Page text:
Category Archives: amber guidry

Unearth NOLA With Brandi Couvillon From Waregarden Studio

Text and collage by Amber Guidry

Art can sometimes inspire motivation, excitement, even happiness in my personal life.  Sometimes it makes me wonder…who gave the three year old a paintbrush?? Either way my mind can get lost imagining how the creation of each piece unfolds. Usually it intrigues me to question the journey that inspires each artist “to create”.

The journey of Waregarden Studio’s Brandi Couvillion has led her to dig tunnels that could possibly cave in around her, to un-nest a flying New Orleanian roach colony, to scale the mountains of Peru in hopes of uncovering a remnant from the past. Ok so maybe not Peru but who’s to say its not on her bucket list of exploratory sites.

In Brandi’s own words, “Wrenching up history from the ground and reassembling it into something expressing the decaying grandeur and melancholy of New Orleans is what I strive for…” Read on below for the personal inspiring journey of the artist and owner of Waregarden Studio.

The mixed media artwork and jewelry lines of New Orleans local, Brandi Couvillion is currently available at various galleries and museums, including the New Orleans Museum of Art, as well as the Ogden Museum of Southern Art’s Southern Craft and Design later this month.

“My adventure of delving into the past, into the privies/outhouses of our ancestors, technically begins with a 5-6 foot metal probe, testing the ground below to determine what may lie there. I often can’t help myself but to just start digging the hard, impacted earth recklessly with the most fervent passion.  It is one of the only times when I feel at one with the universe and in deep meditation.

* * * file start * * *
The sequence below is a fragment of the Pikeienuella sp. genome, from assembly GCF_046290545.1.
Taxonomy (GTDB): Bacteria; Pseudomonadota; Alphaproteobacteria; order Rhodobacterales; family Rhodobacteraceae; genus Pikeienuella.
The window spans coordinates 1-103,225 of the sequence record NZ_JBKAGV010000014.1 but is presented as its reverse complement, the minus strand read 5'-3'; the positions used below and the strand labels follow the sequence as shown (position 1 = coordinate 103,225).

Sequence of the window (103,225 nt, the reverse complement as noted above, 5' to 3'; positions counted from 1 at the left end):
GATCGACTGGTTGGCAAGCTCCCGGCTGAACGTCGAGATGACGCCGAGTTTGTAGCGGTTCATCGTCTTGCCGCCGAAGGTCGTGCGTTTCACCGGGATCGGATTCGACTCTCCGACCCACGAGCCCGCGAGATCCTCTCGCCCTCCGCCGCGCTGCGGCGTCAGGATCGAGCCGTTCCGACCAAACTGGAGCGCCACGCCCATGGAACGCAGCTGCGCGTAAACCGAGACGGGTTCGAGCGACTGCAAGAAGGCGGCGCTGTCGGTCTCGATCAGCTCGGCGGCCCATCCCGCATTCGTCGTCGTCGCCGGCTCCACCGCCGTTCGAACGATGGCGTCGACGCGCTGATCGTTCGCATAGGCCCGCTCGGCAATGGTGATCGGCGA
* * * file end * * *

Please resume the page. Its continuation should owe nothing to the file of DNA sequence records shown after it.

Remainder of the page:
Obviously, the closer to the historic neighborhoods of New Orleans, the more likely you are to find objects of desire. Being practically on the Saulet Plantation grounds, I thought I might have some good fortune for my interests, which are vast. In my own expansive backyard (in a historic district) we probed the majority of it. My hard-core diggers (who have done it for 40+ years) didn’t think we’d find anything of the pre-Civil War. They are mostly interested in old bottles, which I love, but I find excitement in old ceramic pipes, hand painted ceramic marbles, porcelain doll parts – really anything that will tell a tale of that land and its previous inhabitants.

We had come across three layers of courtyards in digging the pond – old, soft red brick, then flagstone and finally new brick from all over the country. I continued to dig a few feet down and started pulling up more flagstone (which had initials carved into it – how romantic!) and, of course, brick.  Soon, I had burrowed a tunnel about a yard wide and several yards long, maybe about 3 feet down. We called it the tiger trap because it was right by the shed and quite a dangerous location with only my handmade bamboo covering on top of the initial hole.  Soon, the pond was threatening to collapse, so I started burrowing in the other direction.  Unfortunately, there are some frightening things down there – being trapped in a hole that could collapse as you freak out from the huge cockroach nest you just disturbed!

During my digging, I eventually fell into a time where I was literally fingering through every handful of dirt – every single piece of the past would be felt.  Most of the time people sift through this, but it was more personal to me.  I wanted to see every hand cut nail tossed out, each piece of decorative ceramic tile that once adorned the fireplaces, indications of when they restored the plaster (large lumps poured into the earth as if it was a mold), or when they removed the coved ceilings in certain rooms.